Rita Economos


Explosive volcanic eruptions can inject massive amounts of volatiles, including SO2 and H2S, into the stratosphere, inducing drastic tropospheric cooling via sulfate aerosols. Greenland and Antarctic ice cores record evidence of these substantial releases of SO2 and H2S, including the massive release during the ultraplinian 1257 CE Samalas eruption. The 1257 CE Samalas eruption is estimated to have released ~158 Tg of SO2, making it the largest volcanogenic release of SO2 within the last 2000 years. Vidal et al. (2016) propose that most of this sulfur (S) was hosted in a vapor phase present in the magma reservoir before the eruption. This study is part of a multi-institutional effort to characterize the pre-eruptive S behavior within the 1257 CE Samalas magma and determine the mechanism of S accumulation.

In this study, S behavior within the Samalas magma was tracked by comparing measuring S concentrations and isotope compositions (34S/32S) in the 1257 CE and 536-811 BCE apatite. For the Samalas magma, we hypothesized that the magma acts as a closed system with respect to S, and sulfide crystallization and the degassing of S-bearing gases are the primary processes influencing the melt’s S concentration and isotope composition. Additionally, we proposed that the δ34S value of the melt would decrease as degassing depletes the melt of the 34S isotope.

δ34S values from the two apatite samples are comparable to those from other arc volcanoes, which usually have very positive δ34S values due to the subduction of seawater sulfate, and suggest a large isotopic fractionation of 8.7‰, which rules out sulfide crystallization as the only process affecting the isotopic composition of the Samalas magma. The 536-811 BCE apatite exhibits a somewhat smaller range of δ34S values (+9.1 to +15.9‰, mean δ34S = +11.6‰) than the 1257 CE apatite (+7.0 to 15.6‰, mean δ34S = +10.4‰). Cl contents in many of the apatites were homogenous enough to derive a relative sensitivity factor, which was used to calculate S concentrations. S contents within both apatite samples span from 0.007 to 0.56 wt% S (73 to 5622 ppm S).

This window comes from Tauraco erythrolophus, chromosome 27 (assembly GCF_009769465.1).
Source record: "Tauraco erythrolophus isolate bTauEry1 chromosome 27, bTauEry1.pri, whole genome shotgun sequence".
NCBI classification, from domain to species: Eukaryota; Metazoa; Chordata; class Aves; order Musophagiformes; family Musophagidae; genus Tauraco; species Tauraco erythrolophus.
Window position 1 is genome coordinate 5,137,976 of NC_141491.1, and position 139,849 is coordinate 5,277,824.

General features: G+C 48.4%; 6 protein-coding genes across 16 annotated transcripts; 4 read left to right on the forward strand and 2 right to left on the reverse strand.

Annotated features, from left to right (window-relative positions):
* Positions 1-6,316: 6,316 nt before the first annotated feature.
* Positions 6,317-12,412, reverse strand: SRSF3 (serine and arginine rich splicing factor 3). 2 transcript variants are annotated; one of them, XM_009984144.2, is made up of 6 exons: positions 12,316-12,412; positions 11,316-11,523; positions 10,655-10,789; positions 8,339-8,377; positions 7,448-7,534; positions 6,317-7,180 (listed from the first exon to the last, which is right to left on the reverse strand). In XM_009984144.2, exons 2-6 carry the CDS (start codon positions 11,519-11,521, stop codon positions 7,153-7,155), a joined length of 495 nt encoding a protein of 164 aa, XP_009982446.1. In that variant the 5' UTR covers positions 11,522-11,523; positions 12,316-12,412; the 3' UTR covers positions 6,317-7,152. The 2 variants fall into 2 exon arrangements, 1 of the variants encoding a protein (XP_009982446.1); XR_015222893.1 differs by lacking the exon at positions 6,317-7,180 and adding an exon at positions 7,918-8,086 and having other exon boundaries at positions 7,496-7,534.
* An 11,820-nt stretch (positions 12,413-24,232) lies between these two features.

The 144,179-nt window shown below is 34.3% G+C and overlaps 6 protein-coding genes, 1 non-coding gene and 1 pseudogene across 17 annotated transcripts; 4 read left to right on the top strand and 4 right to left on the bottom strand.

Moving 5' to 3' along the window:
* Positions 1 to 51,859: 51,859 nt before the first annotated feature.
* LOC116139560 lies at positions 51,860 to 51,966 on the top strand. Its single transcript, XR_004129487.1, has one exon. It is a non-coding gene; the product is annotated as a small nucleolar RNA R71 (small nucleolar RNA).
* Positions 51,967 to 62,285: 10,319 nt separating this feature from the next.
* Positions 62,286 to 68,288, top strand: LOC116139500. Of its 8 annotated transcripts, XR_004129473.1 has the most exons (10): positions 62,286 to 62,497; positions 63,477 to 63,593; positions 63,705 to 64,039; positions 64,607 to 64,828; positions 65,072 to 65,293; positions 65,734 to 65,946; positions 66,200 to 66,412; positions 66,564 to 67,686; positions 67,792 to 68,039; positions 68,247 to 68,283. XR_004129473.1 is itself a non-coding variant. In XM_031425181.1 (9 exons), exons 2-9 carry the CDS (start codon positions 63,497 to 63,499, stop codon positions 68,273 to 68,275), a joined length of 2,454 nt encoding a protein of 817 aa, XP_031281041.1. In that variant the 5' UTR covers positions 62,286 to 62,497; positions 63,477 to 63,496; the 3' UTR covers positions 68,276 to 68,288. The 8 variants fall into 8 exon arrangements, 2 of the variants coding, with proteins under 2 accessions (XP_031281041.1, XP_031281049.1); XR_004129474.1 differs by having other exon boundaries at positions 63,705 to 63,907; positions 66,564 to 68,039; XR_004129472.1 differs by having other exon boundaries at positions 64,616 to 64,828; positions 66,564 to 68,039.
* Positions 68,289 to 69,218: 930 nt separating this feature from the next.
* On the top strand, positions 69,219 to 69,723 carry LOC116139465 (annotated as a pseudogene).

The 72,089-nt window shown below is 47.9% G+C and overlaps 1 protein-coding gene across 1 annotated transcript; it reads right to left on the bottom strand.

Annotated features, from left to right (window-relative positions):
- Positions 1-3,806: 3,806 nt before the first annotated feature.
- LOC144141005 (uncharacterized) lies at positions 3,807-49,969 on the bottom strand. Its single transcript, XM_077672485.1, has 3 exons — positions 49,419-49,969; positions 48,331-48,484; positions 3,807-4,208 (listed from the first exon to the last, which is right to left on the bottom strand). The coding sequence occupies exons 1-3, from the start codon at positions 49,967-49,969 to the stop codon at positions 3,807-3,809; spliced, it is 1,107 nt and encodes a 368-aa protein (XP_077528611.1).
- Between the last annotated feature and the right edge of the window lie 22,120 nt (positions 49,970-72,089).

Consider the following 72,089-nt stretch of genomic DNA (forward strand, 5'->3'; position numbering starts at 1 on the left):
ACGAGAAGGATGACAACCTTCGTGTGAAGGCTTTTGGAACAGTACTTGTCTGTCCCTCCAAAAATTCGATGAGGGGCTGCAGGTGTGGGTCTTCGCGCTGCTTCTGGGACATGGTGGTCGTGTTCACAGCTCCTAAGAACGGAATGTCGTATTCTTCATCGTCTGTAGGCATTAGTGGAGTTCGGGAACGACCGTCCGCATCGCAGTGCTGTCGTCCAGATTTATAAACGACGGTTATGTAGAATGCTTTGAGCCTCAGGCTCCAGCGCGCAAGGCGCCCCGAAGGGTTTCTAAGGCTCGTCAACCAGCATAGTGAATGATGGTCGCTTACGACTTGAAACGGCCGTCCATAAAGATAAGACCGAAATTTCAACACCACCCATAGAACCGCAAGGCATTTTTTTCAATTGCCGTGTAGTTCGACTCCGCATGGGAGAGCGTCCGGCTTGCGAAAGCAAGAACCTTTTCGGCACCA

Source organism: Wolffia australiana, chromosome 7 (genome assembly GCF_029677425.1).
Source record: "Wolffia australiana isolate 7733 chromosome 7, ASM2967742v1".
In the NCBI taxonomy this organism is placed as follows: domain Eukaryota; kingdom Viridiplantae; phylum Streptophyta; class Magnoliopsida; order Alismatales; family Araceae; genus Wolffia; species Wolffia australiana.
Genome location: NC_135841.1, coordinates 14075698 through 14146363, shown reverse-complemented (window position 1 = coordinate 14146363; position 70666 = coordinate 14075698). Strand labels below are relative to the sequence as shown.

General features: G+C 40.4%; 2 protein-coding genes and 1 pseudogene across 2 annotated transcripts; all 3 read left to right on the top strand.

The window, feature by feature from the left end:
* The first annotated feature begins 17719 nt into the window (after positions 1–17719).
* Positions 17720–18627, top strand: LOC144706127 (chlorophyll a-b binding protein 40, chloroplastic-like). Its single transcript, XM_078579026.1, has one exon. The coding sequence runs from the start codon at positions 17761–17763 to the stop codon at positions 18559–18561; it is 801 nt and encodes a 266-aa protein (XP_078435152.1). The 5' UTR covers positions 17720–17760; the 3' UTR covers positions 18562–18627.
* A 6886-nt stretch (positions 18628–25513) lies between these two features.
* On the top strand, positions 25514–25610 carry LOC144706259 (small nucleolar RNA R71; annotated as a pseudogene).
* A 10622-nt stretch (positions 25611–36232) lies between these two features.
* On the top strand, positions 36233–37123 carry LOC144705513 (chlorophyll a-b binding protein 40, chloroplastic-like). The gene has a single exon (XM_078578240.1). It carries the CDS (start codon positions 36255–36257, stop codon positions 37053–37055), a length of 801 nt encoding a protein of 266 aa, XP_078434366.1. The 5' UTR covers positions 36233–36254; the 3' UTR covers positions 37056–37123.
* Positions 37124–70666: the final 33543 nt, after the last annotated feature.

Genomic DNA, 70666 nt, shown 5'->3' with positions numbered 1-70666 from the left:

The Samalas apatites imply a more complex S evolution than was initially predicted. The 536-811 BCE apatites indicate a degassing trend towards more positive δ34S values, contradicting the proposed hypothesis that degassing of S-bearing gases would deplete the melt of 34S. The outliers of 1257 CE apatites seem to imply the same degassing trend, but when we closely examined how S varies from core to rim in the apatites with the most distinct zoning patterns, there are three general processes suggested to have influenced S in the 1257 CE Samalas magma. 1) Grains with noticeable variations in S concentrations yet little change in δ34S values might be capturing sulfide crystallization. 2) Grains with both S concentrations and δ34S values decreasing from core to rim indicate degassing towards less positive δ34S values, as was initially hypothesized. 3) Two individual grains might be capturing magmatic recharge, as implied by their complex, light-dark-light-dark pattern.

To define how the S records in these apatites compare to those captured by the melt, we will be comparing our S data with those of Ding et al. (in prep), who collected these data for the melt inclusions and matrix glasses. We will also compare these data to a degassing model created by Ding et al. (in prep) to identify the S6+/ΣS and SO2/H2S ratios required to produce the trends observed in the apatites, melt inclusions, and matrix glasses. This study is the first to combine volatile records from apatite crystals and melt products. The methodology highlighted in this study and others from this multi-institutional effort will provide a novel perspective of how S evolves in volcanic systems, particularly those capable of climatically significant eruptions, and inform volcanic hazard assessments on Lombok and neighboring Indonesian islands.

Degree Date

Fall 2022

Document Type


Degree Name



Earth Sciences


Rita Economos

Second Advisor

Crayton J. Yapp

Third Advisor

Robert T. Gregory

Fourth Advisor

Marc-Antoine Longpre

Subject Area

Chemistry, Earth, Atmospheric and Marine Sciences

Number of Pages




Creative Commons License

Creative Commons Attribution-Noncommercial 4.0 License
This work is licensed under a Creative Commons Attribution-Noncommercial 4.0 License